One doctor's advice gave her peace after giving birth to her son with Down syndrome: 'Take him home and love him'
Human Interest

One doctor’s advice gave her peace after giving birth to her son with Down syndrome: ‘Take him home and love him’

Down syndrome

Lourdes Hnath discovered that her son Joshua had Down syndrome as well as a major heart defect when he was still in the womb. Doctors pressured her to abort. Telling her story in Feminists for Life’s magazine, “The American Feminist,” Hnath wrote, “Doctors encouraged abortion, but since my family and I don’t believe in this, it was not an option. However, I was terrified. How do I take care of a child with special needs? Will he even know me?”1

Hnath stood firm in her decision not to abort, despite her fears. She found that there were many organizations that exist to help new parents of children with Down syndrome. She said, “We were hooked up with one of the many organizations that help disabled children, so he was on waiting lists for all kinds of help even before he arrived.”1

When Joshua was born, Hnath was nervous and feared for the future. But she got some good advice from a doctor. “I was still scared. When he was born, I asked his doctor, ‘Now what do I do?’ He said, ‘Take him home and love him.’ That is what we did.”1

READ: ‘Joy on his face’: Strangers send letters to raise spirits of quarantined man with Down syndrome

Joshua’s heart was successfully repaired at three months of age. He is now a healthy young man. Hnath writes about her son:

Besides his disability, he was just a regular kid. He laughed, cried, discovered things he loves to do (swimming and dancing), and he is my life! He is very close to my entire family, and his older brother and younger sister are devoted to him. He is his own person. He sees things differently than most people (usually more logically), and he makes us laugh every day.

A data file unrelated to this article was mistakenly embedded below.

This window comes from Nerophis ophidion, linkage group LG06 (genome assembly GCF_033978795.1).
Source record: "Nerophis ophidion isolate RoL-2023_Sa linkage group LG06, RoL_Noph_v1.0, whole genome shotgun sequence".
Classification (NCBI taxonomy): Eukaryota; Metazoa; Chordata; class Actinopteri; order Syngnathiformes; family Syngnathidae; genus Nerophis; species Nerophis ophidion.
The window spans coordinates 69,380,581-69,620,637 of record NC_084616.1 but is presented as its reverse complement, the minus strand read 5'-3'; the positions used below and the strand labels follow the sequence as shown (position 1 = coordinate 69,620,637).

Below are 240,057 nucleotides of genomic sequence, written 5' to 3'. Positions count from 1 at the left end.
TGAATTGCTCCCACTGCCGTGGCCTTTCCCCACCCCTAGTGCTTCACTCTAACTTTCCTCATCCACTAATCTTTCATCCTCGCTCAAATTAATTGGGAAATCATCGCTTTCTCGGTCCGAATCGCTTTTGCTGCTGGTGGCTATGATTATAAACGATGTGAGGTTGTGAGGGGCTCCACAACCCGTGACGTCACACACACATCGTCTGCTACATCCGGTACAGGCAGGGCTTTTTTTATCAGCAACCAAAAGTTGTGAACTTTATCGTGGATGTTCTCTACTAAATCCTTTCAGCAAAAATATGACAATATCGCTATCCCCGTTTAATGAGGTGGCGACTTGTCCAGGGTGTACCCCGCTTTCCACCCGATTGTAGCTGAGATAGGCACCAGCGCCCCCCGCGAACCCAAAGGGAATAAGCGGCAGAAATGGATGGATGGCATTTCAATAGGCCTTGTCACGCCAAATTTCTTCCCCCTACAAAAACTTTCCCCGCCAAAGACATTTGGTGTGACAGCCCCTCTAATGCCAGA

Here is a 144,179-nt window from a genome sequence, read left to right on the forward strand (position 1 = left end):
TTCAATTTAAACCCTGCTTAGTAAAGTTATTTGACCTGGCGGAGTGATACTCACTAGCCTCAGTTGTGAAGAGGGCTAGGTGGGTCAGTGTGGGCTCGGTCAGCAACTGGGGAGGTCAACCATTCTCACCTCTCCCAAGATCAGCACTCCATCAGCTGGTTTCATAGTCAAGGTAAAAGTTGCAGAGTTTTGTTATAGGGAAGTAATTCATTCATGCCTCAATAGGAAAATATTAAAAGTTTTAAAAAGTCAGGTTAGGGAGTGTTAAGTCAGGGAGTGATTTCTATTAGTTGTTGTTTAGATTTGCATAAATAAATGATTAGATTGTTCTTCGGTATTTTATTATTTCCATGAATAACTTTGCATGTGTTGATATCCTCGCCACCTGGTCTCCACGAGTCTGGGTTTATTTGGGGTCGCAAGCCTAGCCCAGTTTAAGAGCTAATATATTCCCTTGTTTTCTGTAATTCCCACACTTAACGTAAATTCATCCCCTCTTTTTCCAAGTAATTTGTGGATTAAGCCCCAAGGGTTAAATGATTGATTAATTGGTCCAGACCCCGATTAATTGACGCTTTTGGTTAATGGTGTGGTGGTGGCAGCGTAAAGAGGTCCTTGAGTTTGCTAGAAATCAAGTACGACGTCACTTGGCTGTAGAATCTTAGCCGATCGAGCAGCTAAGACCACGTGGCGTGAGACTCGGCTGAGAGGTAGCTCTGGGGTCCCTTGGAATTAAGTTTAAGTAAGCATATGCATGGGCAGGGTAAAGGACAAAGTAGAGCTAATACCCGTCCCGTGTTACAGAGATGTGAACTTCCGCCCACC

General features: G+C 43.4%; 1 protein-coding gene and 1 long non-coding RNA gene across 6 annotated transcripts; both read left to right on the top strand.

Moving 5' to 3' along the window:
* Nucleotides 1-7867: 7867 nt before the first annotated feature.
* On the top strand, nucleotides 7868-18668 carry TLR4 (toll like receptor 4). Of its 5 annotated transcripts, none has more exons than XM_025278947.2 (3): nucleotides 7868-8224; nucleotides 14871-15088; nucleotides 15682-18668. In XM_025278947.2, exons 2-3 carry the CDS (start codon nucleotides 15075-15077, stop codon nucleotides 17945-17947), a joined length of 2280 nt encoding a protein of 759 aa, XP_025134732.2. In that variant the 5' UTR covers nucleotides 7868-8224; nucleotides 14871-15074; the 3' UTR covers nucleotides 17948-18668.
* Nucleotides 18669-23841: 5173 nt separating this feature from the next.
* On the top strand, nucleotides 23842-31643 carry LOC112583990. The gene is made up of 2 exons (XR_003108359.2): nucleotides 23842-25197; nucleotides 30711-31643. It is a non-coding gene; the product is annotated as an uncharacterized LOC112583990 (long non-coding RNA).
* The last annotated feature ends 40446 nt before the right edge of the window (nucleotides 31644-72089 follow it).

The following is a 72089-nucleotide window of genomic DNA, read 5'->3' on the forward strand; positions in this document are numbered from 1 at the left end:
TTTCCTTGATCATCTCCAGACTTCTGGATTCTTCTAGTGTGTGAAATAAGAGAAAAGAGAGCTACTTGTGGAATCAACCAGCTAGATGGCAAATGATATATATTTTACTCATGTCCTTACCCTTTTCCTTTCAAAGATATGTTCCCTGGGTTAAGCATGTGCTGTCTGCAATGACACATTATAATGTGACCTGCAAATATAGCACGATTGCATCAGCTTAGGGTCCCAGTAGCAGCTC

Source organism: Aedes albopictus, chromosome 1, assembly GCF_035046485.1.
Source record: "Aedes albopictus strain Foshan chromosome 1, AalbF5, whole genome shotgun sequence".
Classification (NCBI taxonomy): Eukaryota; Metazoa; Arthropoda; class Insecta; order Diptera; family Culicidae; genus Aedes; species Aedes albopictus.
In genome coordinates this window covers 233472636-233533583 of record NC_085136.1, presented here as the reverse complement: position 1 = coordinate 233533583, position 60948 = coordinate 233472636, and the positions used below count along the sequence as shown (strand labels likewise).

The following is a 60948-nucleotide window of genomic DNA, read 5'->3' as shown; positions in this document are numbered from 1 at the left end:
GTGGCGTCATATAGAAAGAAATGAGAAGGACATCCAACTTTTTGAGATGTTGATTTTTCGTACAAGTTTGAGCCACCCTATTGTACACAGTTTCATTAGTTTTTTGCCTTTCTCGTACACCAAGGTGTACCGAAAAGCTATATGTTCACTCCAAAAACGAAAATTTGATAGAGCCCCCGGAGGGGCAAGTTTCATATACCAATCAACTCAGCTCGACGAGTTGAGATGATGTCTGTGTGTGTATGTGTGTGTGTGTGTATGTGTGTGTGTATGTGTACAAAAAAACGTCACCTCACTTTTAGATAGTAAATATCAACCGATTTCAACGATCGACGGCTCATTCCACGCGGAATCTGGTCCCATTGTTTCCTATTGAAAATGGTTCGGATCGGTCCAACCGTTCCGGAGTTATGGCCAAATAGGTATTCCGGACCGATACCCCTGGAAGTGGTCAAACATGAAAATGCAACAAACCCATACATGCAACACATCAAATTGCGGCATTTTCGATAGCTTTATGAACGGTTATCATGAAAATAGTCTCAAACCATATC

As a young adult, Joshua now has a job, “My baby is now 18 years old. He has been in school since he was four, and he is very proud of his job that he has through school. Even though my life isn’t what I planned, it is better because of my Joshua.”1

Hnath and her family are not alone in their joy. According to Chris Kaposy, who is also the parent of a child with Down syndrome:

A recent study by Brian G Skotko, Susan P Levine, and Richard Goldstein shows that an overwhelming majority of parents of children with Down syndrome love their children, have pride in them, and experience joy and rewards for raising a child with Down syndrome. Furthermore, such parents tend to “cite life lessons in acceptance, patience, and purpose.” The research was based on survey responses from over 2000 parents of children with Down syndrome in the United States.2

Sources:
  1. “Lourdes Hnath” The American Feminist 2012, p. 25
  2. Chris Kaposy Choosing down Syndrome: Ethics and New Prenatal Testing Technology (Cambridge, Massachusetts: The MIT Press, 2018) 33, citing Brian G Skotko, Susan P Levine, Richard Goldstein “Having a Son or Daughter with down Syndrome: Perspectives from Mothers and Fathers” American Journal of Medical Genetics, Part A, 155 (2011) 2344

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